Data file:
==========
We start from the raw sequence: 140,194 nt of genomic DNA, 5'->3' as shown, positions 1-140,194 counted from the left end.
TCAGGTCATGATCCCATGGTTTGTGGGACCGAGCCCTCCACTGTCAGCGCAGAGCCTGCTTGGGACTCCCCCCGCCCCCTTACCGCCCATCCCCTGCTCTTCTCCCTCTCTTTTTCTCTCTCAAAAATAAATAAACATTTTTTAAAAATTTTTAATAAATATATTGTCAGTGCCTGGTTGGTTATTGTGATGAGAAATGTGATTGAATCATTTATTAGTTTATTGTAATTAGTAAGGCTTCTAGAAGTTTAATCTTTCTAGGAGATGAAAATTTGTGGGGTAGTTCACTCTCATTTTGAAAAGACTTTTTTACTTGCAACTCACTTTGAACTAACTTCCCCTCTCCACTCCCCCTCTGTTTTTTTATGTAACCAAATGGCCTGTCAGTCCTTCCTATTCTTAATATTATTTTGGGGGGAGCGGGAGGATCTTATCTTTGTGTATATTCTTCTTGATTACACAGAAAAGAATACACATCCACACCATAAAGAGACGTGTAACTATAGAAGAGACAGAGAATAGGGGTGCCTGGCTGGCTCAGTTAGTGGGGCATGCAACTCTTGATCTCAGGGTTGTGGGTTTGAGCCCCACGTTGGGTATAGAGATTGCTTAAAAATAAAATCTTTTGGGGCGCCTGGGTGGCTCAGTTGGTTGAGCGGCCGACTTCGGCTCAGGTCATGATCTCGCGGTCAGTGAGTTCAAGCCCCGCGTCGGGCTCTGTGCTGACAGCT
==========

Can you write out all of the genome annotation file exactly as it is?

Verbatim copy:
We start from the raw sequence: 140,194 nt of genomic DNA, 5'->3' as shown, positions 1-140,194 counted from the left end.
TCAGGTCATGATCCCATGGTTTGTGGGACCGAGCCCTCCACTGTCAGCGCAGAGCCTGCTTGGGACTCCCCCCGCCCCCTTACCGCCCATCCCCTGCTCTTCTCCCTCTCTTTTTCTCTCTCAAAAATAAATAAACATTTTTTAAAAATTTTTAATAAATATATTGTCAGTGCCTGGTTGGTTATTGTGATGAGAAATGTGATTGAATCATTTATTAGTTTATTGTAATTAGTAAGGCTTCTAGAAGTTTAATCTTTCTAGGAGATGAAAATTTGTGGGGTAGTTCACTCTCATTTTGAAAAGACTTTTTTACTTGCAACTCACTTTGAACTAACTTCCCCTCTCCACTCCCCCTCTGTTTTTTTATGTAACCAAATGGCCTGTCAGTCCTTCCTATTCTTAATATTATTTTGGGGGGAGCGGGAGGATCTTATCTTTGTGTATATTCTTCTTGATTACACAGAAAAGAATACACATCCACACCATAAAGAGACGTGTAACTATAGAAGAGACAGAGAATAGGGGTGCCTGGCTGGCTCAGTTAGTGGGGCATGCAACTCTTGATCTCAGGGTTGTGGGTTTGAGCCCCACGTTGGGTATAGAGATTGCTTAAAAATAAAATCTTTTGGGGCGCCTGGGTGGCTCAGTTGGTTGAGCGGCCGACTTCGGCTCAGGTCATGATCTCGCGGTCAGTGAGTTCAAGCCCCGCGTCGGGCTCTGTGCTGACAGCT